By Christina Carrega and David Brand
A Jackson Heights woman dodged over two decades in prison on Monday when a jury acquitted of the top charge for slicing her lover’s right arm with a samurai sword.
A Queens jury determined that Karla Barba was not guilty of first-degree assault and first-degree attempted assault charges that would have sent her to an upstate prison for up to 25 years. She was, however, convicted of second-degree assault and two counts of endangering the welfare of a child and faces up to 7 years behind bars.
“I consider it a victory for Karla because she was found not guilty on the top count,” said Barba’s attorney Stacey Richman. “I believe Karla is factually innocent, but the jury saw it the way they did.”
Barba, 40, testified in her own defense during the two-week trial that she did not intentionally pick up the sharp sword to harm Franklin Larrea away during a domestic dispute.
Larrea suffered two deep cuts to his right forearm and wrist that required an emergency blood transfusion to keep him alive, according to trial testimony.
“This was an horrific attack and it is amazing the victim survived. The walls and doors of the apartment were splattered with blood and the floors covered in puddles of blood,” said Queens District Richard A. Brown. “The defendant called the incident an accident. The jury, however, thought differently and after weighing all the evidence, convicted the woman of assault. The defendant now faces a lengthy term of incarceration.”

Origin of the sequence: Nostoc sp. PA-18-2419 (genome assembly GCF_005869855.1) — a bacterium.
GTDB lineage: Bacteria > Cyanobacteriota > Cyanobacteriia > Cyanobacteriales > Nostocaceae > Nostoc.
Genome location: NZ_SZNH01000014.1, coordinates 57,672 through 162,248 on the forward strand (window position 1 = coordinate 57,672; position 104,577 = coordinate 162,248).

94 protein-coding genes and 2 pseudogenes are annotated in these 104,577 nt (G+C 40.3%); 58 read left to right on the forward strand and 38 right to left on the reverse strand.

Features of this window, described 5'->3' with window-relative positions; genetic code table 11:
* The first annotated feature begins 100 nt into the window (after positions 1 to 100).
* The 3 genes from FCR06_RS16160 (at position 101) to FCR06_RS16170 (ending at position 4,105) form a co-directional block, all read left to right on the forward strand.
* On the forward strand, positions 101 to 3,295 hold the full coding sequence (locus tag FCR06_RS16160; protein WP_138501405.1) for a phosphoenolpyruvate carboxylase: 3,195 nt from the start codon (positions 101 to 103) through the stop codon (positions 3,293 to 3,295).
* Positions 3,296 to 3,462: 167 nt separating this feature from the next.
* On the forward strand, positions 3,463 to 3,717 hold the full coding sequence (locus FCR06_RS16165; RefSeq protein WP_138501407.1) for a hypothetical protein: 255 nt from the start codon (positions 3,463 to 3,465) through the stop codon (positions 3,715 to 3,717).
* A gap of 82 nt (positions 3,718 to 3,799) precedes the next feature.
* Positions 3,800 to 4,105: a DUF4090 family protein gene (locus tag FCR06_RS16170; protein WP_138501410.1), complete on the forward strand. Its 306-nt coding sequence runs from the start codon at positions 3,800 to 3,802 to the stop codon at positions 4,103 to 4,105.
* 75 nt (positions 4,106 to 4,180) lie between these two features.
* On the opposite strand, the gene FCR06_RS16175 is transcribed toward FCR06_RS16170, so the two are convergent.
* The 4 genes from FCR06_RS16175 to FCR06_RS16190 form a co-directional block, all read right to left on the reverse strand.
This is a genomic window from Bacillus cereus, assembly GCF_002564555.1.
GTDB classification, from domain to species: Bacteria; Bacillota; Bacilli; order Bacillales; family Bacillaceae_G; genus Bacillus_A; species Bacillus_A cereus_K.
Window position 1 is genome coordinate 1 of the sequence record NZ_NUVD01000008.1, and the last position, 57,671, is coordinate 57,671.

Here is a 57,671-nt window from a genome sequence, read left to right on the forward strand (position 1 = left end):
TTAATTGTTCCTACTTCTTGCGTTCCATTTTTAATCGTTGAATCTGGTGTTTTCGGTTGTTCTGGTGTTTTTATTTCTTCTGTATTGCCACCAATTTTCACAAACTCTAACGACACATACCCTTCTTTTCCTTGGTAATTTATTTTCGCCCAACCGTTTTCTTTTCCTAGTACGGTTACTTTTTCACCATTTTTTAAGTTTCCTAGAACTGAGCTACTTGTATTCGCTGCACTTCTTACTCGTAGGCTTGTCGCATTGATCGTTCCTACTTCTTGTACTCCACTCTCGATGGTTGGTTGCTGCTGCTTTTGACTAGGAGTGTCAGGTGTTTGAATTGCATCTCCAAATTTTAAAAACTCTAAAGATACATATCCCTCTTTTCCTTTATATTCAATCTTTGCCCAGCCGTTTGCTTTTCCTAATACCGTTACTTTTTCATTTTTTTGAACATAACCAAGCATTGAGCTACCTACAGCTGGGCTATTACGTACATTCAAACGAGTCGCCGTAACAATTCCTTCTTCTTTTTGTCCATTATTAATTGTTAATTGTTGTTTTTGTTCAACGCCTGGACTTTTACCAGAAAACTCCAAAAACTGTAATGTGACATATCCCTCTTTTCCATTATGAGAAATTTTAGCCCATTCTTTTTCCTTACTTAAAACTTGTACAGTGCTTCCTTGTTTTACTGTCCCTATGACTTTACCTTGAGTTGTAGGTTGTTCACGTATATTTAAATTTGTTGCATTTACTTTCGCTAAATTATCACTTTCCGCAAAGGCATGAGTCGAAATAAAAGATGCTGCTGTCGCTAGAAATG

Prosecutor Mary Kate Quinn failed to convince the jurors that Barba and Larrea — who testified in Barba’s defense — were not truthful during their testimony and were protecting each other.
“I don’t want to talk about it,” said Larrea after the verdict was read.
Though Barba was compliant with her $100,000 bail conditions since her arrest in June 2016, Queens Supreme Court Justice Deborah Stevens Modica revoked her bond and remanded her to Rikers Island pending her sentencing on Feb. 21.
“Por qué?” said an unidentified relative in the courtroom as the court officers handcuffed Barba.
Barba begged to speak to her family in the gallery before she was transferred to jail but was denied.
“She didn’t do it on purpose. It was an accident,” another sister told the Eagle in Spanish outside of court.
“The judge could have kept her out,” Richman said.
Modica reiterated the full order of protection Barba has in favor of Larrea, their 4-year-old daughter and his 15-year-old son unless permitted by a Family Court order.